) have also discussed as unpublished results that ectopic expression of the Notch intracellular domain or EBNA2 fails to induce KSHV lytic replication. The previous and current studies suggest that activation through the RBP-Jκ-mediated signal transduction is necessary for lytic induction but not sufficient for the completion of lytic replication. Interestingly, K5 and Orf11 genes showed the faster kinetics of expression upon hNIC expression compared to the rest of other viral genes, suggesting that they may be the initial targets for Notch signal transduction. Precise inspection reveals the potential six RBP-Jκ binding sites in the K5 promoter region. A series of mutational analysis indicated the complexity of transcriptional regulation of the K5 promoter. First, the R5 RBP-Jκ binding site within the K5 promoter likely played the major role in the hNIC-mediated activation. CHIP assay of K5 promoter and reporter assay with RBJ-Jκ dominant-negative mutant further supported this notion. However, the deletion mutations of the first four (R1, R2, R3, and R4) RBP-Jκ sites enhanced K5 promoter activity in both BJAB B cells and 293T epithelial cells, indicating that they might influence K5 promoter activity in a repressive way. These results were also supported by the study of RBP-Jκ-null murine fibroblasts. RBP-Jκ is a repressor in the ground state without upstream signal transduction, whereas upon stimulation its interaction with the Notch intracellular domain then relieves this repression and turns on target genes. This suggests that RBP-Jκ may initially target the first four R1, R2, R3, and R4 sites to repress K5 promoter activity and to keep the ground status in the absence of upstream Notch signaling. Upon stimulation, Notch intracellular domain is then recruited to the R5 site through RBP-Jκ interaction to evoke K5 promoter activation. This indicates that RBP-Jκ is an important transcription factor that regulates K5 gene expression in both positive and negative ways.
Tomescu et al. (62
) have described the surface downregulation of MHC-I, CD31, and CD54 immunoregulatory proteins by KSHV in newly infected endothelial cells. Analysis of viral mRNA expression both in vivo within Kaposi's sarcoma lesions and in vitro in infected PEL and endothelial cells indicates that KSHV gene expression is restricted to a small subset of latent genes (3
). While KSHV lytic protein K3 and K5 are capable of downregulating MHC-I and/or CD54, their contribution to immune evasion by KSHV during latency is less clear. We showed that Notch signal transduction induced K5 expression independent of RTA. This result may relate to the previous finding that K5 protein is detected in KSHV latently infected KS lesion (48
). It is possible that K5 may be expressed at a low level in latently infected cells, which is sufficient to induce surface molecule downregulation. In addition, under this condition, K5 expression is likely independent of the lytic transcription factor RTA but dependent on the Notch signal-mediated RBP-Jκ transcription factor. In fact, we found that KSHV-infected BCBL1 cells likely displayed the constitutive activation of ligand-mediated Notch signal transduction, evidenced by the expression of Jagged and the complete proteolytic process of Notch receptors (unpublished results). Furthermore, a recent report has shown that KSHV-infected cells have elevated not only the level of activated Notch and but also the activated level of Notch-mediated transcription activity (13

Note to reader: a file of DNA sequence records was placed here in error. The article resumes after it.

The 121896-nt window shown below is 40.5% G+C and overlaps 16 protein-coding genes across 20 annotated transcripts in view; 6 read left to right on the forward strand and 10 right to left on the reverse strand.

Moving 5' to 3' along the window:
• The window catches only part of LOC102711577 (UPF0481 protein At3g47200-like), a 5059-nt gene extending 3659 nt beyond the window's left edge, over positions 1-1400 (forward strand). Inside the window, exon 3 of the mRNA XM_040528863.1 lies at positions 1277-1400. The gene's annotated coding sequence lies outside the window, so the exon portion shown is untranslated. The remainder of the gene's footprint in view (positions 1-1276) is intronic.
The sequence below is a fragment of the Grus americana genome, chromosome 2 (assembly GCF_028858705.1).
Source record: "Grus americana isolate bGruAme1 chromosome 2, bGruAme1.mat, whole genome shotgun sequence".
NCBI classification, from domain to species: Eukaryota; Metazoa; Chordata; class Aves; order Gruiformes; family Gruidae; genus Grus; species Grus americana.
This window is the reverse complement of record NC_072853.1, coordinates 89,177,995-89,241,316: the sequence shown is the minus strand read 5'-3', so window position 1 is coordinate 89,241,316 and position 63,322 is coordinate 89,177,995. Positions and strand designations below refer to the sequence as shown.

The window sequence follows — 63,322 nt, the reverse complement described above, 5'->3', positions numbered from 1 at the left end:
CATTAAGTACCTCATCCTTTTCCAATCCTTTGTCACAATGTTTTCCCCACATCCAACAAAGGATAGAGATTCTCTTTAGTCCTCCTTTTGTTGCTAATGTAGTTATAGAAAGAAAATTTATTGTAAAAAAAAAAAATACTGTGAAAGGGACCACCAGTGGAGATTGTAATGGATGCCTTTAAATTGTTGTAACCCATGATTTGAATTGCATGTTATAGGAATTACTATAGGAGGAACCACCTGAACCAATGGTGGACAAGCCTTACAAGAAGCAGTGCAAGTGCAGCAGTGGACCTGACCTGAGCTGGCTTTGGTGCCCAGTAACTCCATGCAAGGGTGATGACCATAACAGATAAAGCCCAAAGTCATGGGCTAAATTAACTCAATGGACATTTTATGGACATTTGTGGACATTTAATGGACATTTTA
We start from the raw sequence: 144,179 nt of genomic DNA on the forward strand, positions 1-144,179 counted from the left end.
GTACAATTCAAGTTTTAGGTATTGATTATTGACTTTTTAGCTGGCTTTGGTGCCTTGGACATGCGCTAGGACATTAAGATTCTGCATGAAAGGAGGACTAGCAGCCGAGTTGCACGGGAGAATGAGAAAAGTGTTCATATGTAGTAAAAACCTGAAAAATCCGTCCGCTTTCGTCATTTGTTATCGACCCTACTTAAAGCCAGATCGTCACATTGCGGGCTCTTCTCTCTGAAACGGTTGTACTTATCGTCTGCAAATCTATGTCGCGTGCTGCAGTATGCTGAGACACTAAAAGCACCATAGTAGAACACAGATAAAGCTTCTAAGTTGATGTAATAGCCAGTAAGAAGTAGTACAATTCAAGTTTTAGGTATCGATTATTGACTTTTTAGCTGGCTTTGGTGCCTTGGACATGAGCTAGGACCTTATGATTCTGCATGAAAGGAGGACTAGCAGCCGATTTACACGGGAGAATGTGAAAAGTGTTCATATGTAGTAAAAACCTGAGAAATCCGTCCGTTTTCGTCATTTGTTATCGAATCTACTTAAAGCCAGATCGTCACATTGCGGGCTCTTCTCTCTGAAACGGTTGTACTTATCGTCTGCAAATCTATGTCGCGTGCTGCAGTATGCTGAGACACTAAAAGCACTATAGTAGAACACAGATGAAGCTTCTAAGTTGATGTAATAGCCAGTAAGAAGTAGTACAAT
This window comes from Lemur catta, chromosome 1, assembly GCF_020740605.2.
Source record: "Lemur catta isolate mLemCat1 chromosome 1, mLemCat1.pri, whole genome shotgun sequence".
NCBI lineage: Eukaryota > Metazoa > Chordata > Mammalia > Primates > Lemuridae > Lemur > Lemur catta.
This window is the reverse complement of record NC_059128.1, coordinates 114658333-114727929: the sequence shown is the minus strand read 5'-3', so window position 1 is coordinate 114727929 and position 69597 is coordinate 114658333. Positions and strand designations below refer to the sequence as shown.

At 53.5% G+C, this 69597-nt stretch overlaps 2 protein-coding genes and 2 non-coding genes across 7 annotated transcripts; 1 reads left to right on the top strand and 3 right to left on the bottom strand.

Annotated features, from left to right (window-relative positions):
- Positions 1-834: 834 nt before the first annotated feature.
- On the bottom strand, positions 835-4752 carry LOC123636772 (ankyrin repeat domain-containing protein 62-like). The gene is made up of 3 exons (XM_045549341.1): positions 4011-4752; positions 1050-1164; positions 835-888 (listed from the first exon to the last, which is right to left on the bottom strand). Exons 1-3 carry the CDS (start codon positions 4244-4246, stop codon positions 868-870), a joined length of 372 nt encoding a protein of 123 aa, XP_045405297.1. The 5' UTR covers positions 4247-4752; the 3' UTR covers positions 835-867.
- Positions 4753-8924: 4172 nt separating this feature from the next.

). Furthermore, inhibitors that block Notch activation resulted in apoptosis in primary and immortalized KS cells. The results suggest that targeting Notch signaling may be of therapeutic value in KS patients.
RBP-Jκ is a transcription factor whose function switches from a repressor in the ground state to an activator upon interaction with the Notch intracellular domain, which relieves its repression activity and then gains its activation activity to turn on target genes. Because of its important roles in a variety of cells, RBP-Jκ has been shown to be a common target for viruses, particularly gammaherpesviruses, which scrounge the Notch signaling pathway. Examples are KSHV RTA and LANA (36
), murine gammaherpesvirus 68 RTA (51
), and EBV EBNA2 and EBNA3 (21
). In all cases, these viral transcription factors interact with RBP-Jκ and this interaction activates target gene expression. Furthermore, the Notch pathway has also been reported to play a role in the pathogenesis of adenovirus (19
), simian virus 40 (1
), and human papillomavirus (28
). Here, we demonstrate that cellular Notch signal transduction not only is partially exchangeable with RTA in regard to activation of viral lytic gene expression but also provides a novel expression profile of KSHV growth and immune deregulatory genes. With all these activities of Notch signal transduction in mind, further study of Notch signal transduction should be informative for elucidation of the mechanisms of immune evasion and pathogenesis associated with KSHV latency.